Inside the Coen Brothers or Llewyn Davis Unclothed

Inside Llewyn Davis

Despite what many critics have proclaimed, Inside Llewyn Davis is not the best film of the year.  It is not the best film of the Coen Brothers’ career.  It has remarkably melancholy music, but it doesn’t offer more than one recurring note.   It is dark; really dark.   Filmmakers (and especially cinematographers) love to get deep blacks on their images.   Inside Llewyn Davis has great blacks.  It makes evocative use of the dark shadows in the corners of every scene.   They hang over the Gaslight C … [Read more...]


mandela movie idris elba

I hosted a screening of Mandela:  Long Walk to Freedom just two nights before Nelson Mandela died.   The legacy of Mandiba was already in the forefront of my mind before the news of his passing.  It will be tough to ever separate the movie (and its Christmas release) from the timing of his death.   Audience interest in Idris Elba as Mandela will widen following his funeral in South Africa.   The resulting box office and Oscar boost for the Weinstein Company will be considerable.  Mandela:  Long W … [Read more...]



The mostly rave reviews are rolling in.   Advance ticket sales already make it another smash.  Why bother critiquing such a pop cultural juggernaut?   Because millions of impressionable teens will see The Hunger Games:  Catching Fire at a time when they are developing their identities and exploring what bravery, courage, and responsibility look like.    How might parents, teachers, and adolescents respond to the latest tale of Katniss Everdeen and the 75th Annual Hunger Games (The Quarter Quell!) … [Read more...]

12 YEARS A SLAVE: Absolutely Essential


How long can a movie stick with you?  Some popcorn flicks are so forgettable; they fade before the credits end.   Such temporary respites barely hold boredom at bay.  The best films may carry over to Monday morning and become worthy of a water cooler conversation.   In the month since I saw 12 Years a Slave, I have thought about it every single day.  No particular social cues resurrected the torture, terror, and exploitation of others found in 12 Years.   But the extended scenes of suffering are … [Read more...]


Short Term 12

It has been a strong season for independent film, from the Southern gothic MUD to the inner city tale, FRUITVALE, and the nostalgic comedy, THE WAY WAY BACK.   The freshest, funniest, and most original film of the summer slips into theaters as students head back to school.   SHORT TERM 12 captures the angst of adolescence in raw, riveting and revelatory ways.   It focuses upon teenagers who are neglected and overlooked, offering them the dignity they richly deserve.  Brie Larson stars as Grac … [Read more...]

FRUITVALE STATION: Oscar, Trayvon, and Us


There has been plenty of heat generated by the jury’s verdict in the George Zimmerman trial.   I have read so many heartfelt responses and blog posts in an effort to understand what transpired.   Some have been more helpful and insightful than others.   With the Florida jurors now chiming in, Trayvon Martin’s shortened life may be buried under the rush for television ratings.   That is why Fruitvale Station is such a timely and important movie.   It allows us to step into the shoes of another you … [Read more...]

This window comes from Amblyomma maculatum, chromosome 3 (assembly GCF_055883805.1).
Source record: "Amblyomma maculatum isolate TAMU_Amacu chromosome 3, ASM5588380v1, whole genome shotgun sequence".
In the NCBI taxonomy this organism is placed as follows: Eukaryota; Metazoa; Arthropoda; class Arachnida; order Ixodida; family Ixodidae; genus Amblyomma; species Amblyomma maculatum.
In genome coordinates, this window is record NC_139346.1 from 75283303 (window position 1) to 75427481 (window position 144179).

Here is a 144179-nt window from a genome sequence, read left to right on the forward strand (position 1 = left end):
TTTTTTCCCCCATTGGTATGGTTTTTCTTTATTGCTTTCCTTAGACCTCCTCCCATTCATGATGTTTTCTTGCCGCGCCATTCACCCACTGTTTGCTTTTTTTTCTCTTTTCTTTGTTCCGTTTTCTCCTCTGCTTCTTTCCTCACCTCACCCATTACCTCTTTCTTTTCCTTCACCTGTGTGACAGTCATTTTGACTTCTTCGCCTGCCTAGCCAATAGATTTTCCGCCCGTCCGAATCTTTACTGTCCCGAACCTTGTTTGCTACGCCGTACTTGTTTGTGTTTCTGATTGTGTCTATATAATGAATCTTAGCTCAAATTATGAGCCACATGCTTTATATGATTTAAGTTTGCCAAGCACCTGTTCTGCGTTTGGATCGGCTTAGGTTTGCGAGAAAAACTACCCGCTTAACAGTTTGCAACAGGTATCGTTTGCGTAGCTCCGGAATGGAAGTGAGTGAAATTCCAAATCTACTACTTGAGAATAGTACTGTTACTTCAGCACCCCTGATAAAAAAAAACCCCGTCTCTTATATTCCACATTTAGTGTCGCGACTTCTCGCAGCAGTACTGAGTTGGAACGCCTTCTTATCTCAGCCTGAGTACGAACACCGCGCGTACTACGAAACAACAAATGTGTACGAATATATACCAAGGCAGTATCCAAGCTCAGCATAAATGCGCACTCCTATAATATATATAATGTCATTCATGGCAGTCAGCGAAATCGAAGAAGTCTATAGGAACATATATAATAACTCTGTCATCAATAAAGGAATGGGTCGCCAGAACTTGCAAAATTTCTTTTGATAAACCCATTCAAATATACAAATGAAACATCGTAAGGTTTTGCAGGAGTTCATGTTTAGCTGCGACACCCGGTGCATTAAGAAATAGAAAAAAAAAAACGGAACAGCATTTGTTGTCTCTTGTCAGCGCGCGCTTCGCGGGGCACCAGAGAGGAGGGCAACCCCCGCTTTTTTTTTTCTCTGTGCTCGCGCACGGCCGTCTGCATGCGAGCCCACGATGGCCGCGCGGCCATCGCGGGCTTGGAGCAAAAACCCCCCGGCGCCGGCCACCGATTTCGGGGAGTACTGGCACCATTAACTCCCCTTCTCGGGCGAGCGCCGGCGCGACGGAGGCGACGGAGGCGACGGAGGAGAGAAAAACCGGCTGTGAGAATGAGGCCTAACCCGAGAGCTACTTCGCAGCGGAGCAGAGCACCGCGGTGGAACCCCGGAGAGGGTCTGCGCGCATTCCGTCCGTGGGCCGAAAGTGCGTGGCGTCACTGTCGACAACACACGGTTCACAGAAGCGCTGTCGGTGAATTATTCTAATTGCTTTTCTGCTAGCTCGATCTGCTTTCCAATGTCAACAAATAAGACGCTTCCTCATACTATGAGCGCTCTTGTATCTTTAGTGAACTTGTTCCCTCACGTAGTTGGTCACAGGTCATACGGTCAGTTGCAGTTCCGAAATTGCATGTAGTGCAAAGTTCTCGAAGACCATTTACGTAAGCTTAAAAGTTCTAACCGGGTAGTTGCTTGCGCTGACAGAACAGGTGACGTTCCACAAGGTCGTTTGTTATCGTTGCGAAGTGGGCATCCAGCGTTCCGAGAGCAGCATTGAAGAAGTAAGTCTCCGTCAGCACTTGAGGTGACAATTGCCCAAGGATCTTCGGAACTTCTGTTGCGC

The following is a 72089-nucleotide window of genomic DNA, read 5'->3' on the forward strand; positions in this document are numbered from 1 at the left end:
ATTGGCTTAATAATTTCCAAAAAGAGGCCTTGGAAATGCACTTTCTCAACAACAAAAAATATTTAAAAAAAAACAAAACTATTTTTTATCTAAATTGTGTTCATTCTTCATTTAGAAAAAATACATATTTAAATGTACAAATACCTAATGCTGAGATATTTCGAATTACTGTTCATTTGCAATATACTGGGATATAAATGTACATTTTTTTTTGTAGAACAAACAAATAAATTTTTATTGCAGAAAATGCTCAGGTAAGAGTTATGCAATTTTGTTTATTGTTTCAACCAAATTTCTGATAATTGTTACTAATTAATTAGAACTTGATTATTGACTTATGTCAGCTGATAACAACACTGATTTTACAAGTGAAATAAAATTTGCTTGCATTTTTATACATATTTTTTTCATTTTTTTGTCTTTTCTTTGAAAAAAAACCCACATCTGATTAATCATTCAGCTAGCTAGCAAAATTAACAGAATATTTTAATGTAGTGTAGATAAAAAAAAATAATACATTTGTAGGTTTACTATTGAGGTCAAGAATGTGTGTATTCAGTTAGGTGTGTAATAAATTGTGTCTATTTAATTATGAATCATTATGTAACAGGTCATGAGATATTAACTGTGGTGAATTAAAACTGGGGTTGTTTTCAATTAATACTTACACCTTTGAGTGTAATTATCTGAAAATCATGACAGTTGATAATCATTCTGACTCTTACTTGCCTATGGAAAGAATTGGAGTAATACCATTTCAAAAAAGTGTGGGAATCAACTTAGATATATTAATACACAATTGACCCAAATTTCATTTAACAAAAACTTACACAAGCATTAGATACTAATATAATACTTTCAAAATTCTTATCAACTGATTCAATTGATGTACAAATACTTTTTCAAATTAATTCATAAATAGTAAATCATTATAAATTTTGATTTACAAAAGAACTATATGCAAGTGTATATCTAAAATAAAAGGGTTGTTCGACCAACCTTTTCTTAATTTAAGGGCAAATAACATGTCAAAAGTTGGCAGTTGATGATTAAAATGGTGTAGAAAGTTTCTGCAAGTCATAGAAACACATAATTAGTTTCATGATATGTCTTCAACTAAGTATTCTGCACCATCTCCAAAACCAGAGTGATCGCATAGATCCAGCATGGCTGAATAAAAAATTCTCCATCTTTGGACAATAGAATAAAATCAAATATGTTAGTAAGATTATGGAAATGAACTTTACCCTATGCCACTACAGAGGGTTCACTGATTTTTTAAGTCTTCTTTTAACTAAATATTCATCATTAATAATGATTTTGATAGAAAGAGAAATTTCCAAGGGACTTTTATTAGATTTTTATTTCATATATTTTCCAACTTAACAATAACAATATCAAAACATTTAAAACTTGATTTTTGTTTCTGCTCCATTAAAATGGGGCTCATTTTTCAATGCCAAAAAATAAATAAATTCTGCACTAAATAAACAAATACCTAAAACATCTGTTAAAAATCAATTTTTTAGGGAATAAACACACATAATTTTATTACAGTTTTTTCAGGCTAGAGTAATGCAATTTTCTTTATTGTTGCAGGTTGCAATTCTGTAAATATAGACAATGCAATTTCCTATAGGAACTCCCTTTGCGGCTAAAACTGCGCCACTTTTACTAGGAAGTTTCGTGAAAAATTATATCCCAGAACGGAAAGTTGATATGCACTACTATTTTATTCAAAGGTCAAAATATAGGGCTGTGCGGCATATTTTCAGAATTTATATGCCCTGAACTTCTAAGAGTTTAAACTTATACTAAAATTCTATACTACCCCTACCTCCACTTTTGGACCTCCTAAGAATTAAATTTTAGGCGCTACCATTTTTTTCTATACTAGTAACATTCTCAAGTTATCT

Making Hay in the Man of Steel’s Cornfields


 Some loved the reimagining of the Superman story in Man of Steel.   Others were not impressed by the wall-to-wall action that culminates in an uncharacteristic act by Kal-El.  Millions of fanboys and fangirls are definitely discussing it online.   I contributed to the heat surrounding the marketing of Man of Steel to the Christian community by penning sermon notes available at   Eric Marrapodi at CNN’s “BeliefBlog” noted how pastors have both embraced and reje … [Read more...]

MUD: McConaughey on the Mississippi is an instant classic


Searching for a movie full of heart and soul?   Mud is a scrappy bit of Americana, hewn from the banks of the Mississippi River.   Filmmaker Jeff Nichols taps into his Arkansas roots to craft an instant classic, like Tom Sawyer, circa 2013.    But Mud isn’t just a sentimental glance back to life on the Mississippi.   It is a heartfelt paean to the power of love amidst trying circumstances.   The crippling effects of poverty may threaten families and undermine stability, but the desire to build a … [Read more...]



To the Wonder aspires to nothing less than showing us Absolute Reality in the face of brokenness.  It is a sun kissed paean to the power of love that unfolds at a maddening pace.   Director Terrence Malick has made a ballet, a symphony, a kaleidoscope that harkens back to the glory and simplicity of silent film.   Cinematographer Emmanuel Lubezki captures luminescent moments.  Five editors (!) were called upon to craft the free flowing improvisation into musical passages.   It is cinematic sympho … [Read more...]



On the occasion of Roger Ebert’s funeral, I pause to offer two days of appreciation.   My movie love preceded “Siskel & Ebert At the Movies,” but not by much.   For my generation of film fans, they were the key critics at the right moment.    Their weekly, televised reviews arrived in the eighties at the same time that so many classic movies arrived on home video.   What had previously been the province of film societies suddenly opened up to a much broader audience.   Gene Siskel and Roger E … [Read more...]